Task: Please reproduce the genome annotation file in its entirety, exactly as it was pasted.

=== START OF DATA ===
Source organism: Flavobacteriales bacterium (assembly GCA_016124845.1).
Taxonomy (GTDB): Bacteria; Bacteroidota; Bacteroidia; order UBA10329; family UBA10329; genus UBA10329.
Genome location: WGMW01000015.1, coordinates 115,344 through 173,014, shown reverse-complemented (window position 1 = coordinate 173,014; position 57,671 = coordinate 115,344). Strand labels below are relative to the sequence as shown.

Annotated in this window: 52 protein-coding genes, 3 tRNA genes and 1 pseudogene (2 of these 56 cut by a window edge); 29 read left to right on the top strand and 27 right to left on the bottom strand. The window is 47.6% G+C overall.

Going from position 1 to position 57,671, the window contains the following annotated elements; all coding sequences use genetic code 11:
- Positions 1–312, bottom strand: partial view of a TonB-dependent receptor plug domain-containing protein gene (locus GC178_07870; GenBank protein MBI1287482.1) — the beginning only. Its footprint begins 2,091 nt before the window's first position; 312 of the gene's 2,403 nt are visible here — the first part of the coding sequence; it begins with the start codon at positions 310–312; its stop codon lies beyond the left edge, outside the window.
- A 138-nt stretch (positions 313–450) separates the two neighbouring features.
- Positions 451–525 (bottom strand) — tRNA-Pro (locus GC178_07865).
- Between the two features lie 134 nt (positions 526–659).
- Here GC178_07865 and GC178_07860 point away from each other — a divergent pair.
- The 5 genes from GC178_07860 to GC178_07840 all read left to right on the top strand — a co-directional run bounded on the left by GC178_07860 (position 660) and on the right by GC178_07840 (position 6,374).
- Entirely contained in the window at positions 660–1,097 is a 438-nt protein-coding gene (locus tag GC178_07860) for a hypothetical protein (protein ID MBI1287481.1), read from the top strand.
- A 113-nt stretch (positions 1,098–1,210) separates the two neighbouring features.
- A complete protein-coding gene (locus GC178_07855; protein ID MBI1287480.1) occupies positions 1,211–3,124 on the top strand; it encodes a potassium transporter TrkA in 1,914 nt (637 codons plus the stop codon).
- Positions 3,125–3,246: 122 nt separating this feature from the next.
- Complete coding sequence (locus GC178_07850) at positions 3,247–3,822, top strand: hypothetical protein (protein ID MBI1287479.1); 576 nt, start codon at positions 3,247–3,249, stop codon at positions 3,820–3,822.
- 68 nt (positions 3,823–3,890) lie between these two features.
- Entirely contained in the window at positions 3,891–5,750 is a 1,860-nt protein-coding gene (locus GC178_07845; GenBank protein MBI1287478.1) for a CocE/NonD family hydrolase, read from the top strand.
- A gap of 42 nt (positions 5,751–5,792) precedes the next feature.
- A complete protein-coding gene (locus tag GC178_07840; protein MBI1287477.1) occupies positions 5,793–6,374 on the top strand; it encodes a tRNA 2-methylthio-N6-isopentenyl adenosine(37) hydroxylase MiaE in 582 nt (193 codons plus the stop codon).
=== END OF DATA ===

Source organism: Flavobacteriales bacterium (assembly GCA_016124845.1).
Taxonomy (GTDB): Bacteria; Bacteroidota; Bacteroidia; order UBA10329; family UBA10329; genus UBA10329.
Genome location: WGMW01000015.1, coordinates 115,344 through 173,014, shown reverse-complemented (window position 1 = coordinate 173,014; position 57,671 = coordinate 115,344). Strand labels below are relative to the sequence as shown.

Annotated in this window: 52 protein-coding genes, 3 tRNA genes and 1 pseudogene (2 of these 56 cut by a window edge); 29 read left to right on the top strand and 27 right to left on the bottom strand. The window is 47.6% G+C overall.

Going from position 1 to position 57,671, the window contains the following annotated elements; all coding sequences use genetic code 11:
- Positions 1–312, bottom strand: partial view of a TonB-dependent receptor plug domain-containing protein gene (locus GC178_07870; GenBank protein MBI1287482.1) — the beginning only. Its footprint begins 2,091 nt before the window's first position; 312 of the gene's 2,403 nt are visible here — the first part of the coding sequence; it begins with the start codon at positions 310–312; its stop codon lies beyond the left edge, outside the window.
- A 138-nt stretch (positions 313–450) separates the two neighbouring features.
- Positions 451–525 (bottom strand) — tRNA-Pro (locus GC178_07865).
- Between the two features lie 134 nt (positions 526–659).
- Here GC178_07865 and GC178_07860 point away from each other — a divergent pair.
- The 5 genes from GC178_07860 to GC178_07840 all read left to right on the top strand — a co-directional run bounded on the left by GC178_07860 (position 660) and on the right by GC178_07840 (position 6,374).
- Entirely contained in the window at positions 660–1,097 is a 438-nt protein-coding gene (locus tag GC178_07860) for a hypothetical protein (protein ID MBI1287481.1), read from the top strand.
- A 113-nt stretch (positions 1,098–1,210) separates the two neighbouring features.
- A complete protein-coding gene (locus GC178_07855; protein ID MBI1287480.1) occupies positions 1,211–3,124 on the top strand; it encodes a potassium transporter TrkA in 1,914 nt (637 codons plus the stop codon).
- Positions 3,125–3,246: 122 nt separating this feature from the next.
- Complete coding sequence (locus GC178_07850) at positions 3,247–3,822, top strand: hypothetical protein (protein ID MBI1287479.1); 576 nt, start codon at positions 3,247–3,249, stop codon at positions 3,820–3,822.
- 68 nt (positions 3,823–3,890) lie between these two features.
- Entirely contained in the window at positions 3,891–5,750 is a 1,860-nt protein-coding gene (locus GC178_07845; GenBank protein MBI1287478.1) for a CocE/NonD family hydrolase, read from the top strand.
- A gap of 42 nt (positions 5,751–5,792) precedes the next feature.
- A complete protein-coding gene (locus tag GC178_07840; protein MBI1287477.1) occupies positions 5,793–6,374 on the top strand; it encodes a tRNA 2-methylthio-N6-isopentenyl adenosine(37) hydroxylase MiaE in 582 nt (193 codons plus the stop codon).